Accepting his election to the College Football Hall of Fame at a news conference Tuesday in Manhattan, former Michigan coach Lloyd Carr stressed how he learned respect for the game under Wolverines great Bo Schembechler and an understanding of the importance of representing something bigger than yourself.
"You represent the University of Michigan," Carr said. "He instilled great integrity about the way he conducted that program."
Carr's words necessarily had an ironic tone because of the recent scandal at archrival Ohio State and because of NCAA violations committed at Michigan by Carr's successor, Rich Rodriguez, who was fired after last season. Rodriguez was hit for forcing his players to practice and train much longer than allowed by NCAA rules.
But a far more serious situation is brewing in Columbus, where Buckeyes coach Jim Tressel has been punished by the school with a five-game suspension and $250,000 fine for withholding information about players who accepted improper benefits and then lying about it to investigators. The NCAA has yet to determine if Ohio State will face more sanctions.
Carr was reluctant to comment on the specifics of Tressel's violations, but he said, "I think the great majority of coaches have respect for obeying the rules, but there are always people who, because of a lot of different reasons, are willing to do things. It's up to the NCAA [to police] whatever problems we have, and they need to do a better job."
Asked if the penalties imposed by OSU are an admission of wrongdoing, Carr said, "Yeah, from the standpoint they have taken those positions within the university and made some decisions as it relates to suspensions. I don't think there's any question that is the way they're trying to deal with the NCAA…I think the NCAA has made it clear in some of their recent rulings that is a major problem."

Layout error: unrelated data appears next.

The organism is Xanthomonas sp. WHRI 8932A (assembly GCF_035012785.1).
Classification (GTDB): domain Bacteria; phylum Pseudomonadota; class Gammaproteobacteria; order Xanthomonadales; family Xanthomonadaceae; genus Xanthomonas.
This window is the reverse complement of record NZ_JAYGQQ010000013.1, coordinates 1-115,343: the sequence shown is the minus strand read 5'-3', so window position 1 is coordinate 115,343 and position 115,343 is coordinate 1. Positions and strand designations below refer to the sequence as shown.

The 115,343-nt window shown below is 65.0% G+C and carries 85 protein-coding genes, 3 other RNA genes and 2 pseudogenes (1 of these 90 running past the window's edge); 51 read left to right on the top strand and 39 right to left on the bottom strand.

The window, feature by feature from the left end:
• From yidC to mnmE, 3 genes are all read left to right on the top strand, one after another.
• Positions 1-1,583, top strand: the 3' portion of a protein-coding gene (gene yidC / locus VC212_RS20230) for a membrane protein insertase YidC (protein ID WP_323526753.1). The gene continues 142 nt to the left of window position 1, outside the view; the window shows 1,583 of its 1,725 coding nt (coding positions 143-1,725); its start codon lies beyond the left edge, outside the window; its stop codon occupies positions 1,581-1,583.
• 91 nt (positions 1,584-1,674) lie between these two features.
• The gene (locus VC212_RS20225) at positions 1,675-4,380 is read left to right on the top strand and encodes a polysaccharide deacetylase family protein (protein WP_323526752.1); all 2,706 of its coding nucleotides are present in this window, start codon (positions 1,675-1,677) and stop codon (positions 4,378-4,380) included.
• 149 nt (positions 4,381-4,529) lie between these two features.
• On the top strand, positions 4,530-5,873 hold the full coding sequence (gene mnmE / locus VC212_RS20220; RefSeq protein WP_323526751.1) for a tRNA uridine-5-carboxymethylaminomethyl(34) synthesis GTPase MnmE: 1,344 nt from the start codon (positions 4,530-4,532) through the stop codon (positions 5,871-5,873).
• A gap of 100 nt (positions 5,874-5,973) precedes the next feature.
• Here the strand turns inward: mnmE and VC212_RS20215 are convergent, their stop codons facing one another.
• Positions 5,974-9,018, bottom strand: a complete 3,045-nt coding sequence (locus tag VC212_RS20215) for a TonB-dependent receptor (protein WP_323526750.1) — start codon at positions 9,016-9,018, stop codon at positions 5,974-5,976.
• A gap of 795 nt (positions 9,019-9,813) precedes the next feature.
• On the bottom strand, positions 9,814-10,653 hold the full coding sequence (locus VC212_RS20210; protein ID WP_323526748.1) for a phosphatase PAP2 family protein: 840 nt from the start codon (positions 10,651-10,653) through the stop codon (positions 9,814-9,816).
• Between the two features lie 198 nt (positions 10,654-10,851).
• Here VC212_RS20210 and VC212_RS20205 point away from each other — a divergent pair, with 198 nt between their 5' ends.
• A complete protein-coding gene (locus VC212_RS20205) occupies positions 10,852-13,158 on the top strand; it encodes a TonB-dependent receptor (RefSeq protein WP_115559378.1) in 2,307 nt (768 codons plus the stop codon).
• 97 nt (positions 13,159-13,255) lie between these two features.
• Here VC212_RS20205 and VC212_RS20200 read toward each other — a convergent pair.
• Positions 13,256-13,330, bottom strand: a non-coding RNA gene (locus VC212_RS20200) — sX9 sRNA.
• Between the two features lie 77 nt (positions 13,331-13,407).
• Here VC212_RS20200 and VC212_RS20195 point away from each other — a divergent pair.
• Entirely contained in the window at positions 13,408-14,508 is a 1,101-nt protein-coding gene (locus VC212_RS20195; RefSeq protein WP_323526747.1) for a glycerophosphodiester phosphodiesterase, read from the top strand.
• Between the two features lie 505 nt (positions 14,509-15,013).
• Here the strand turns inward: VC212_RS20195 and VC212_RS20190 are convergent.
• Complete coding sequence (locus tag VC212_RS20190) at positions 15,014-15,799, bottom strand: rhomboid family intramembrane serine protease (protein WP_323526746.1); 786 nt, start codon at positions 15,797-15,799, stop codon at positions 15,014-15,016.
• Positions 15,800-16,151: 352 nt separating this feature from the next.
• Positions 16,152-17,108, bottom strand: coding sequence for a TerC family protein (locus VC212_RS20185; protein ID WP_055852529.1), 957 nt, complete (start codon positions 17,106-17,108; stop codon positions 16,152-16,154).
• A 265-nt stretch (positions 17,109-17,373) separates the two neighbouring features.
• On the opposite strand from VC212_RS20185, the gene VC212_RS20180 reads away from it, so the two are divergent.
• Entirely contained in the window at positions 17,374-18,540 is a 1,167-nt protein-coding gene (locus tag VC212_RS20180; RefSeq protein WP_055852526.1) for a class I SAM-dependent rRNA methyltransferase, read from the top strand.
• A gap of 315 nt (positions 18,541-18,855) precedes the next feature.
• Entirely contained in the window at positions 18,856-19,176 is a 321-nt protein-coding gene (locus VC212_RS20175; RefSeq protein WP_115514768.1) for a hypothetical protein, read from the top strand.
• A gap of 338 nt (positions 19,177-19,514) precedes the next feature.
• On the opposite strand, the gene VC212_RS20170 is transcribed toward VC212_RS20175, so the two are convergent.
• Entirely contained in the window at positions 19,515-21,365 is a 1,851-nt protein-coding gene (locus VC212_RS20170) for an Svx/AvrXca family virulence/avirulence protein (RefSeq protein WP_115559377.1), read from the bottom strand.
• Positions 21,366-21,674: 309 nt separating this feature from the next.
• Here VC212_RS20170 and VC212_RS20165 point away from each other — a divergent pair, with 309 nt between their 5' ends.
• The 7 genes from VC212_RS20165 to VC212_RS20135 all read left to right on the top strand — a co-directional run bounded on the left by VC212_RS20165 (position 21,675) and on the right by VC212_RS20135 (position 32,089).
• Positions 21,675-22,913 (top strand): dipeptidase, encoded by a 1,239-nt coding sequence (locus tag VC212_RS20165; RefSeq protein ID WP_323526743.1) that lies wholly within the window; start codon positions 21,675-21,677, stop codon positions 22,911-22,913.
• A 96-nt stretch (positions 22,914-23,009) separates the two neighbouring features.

At the same time, Carr was critical of the NCAA for not going far enough to enforce the rules. He noted the governing body relies on "self-reporting," and not everyone reports their violations. He called for more money for investigators and said the NCAA should enforce the rules to make sure violaters don't prosper or eliminate the rules if they are unenforceable.
The effort to run a clean program, Carr said, begins with the type of players a school recruits. "Can every coach possibly know everything that goes on?" Carr asked. "Absolutely not. The answer is that you have to pay attention, you have to understand that part of your job is to educate your kids as to what those rules are and understand that, if they violate them, there's going to be repercussions that will impact their careers. In my judgment, that's the most important thing a coach can do."
Carr said he was "disappointed" about the violations committed by Rodriguez but steered clear of any meddling with his successor. As for what might happen to Ohio State, he admitted it's unlikely the Buckeyes ever would receive the death penalty for such serious violations because of the pressure not to damage one of college football's greatest economic engines.
Still, Carr made it clear he had far more respect for how Ohio State ran its football program under Tressel's predecessor, John Cooper. Discussing the temptation for coaches to cheat when the financial rewards for a successful program are so great, Carr said, "You have to make up your mind. We used to have Big Ten meetings about three times a year, and I remember John Cooper always said, 'You know, they may fire me, but they'll never fire me for cheating.' I think that's a pretty good way to look at it."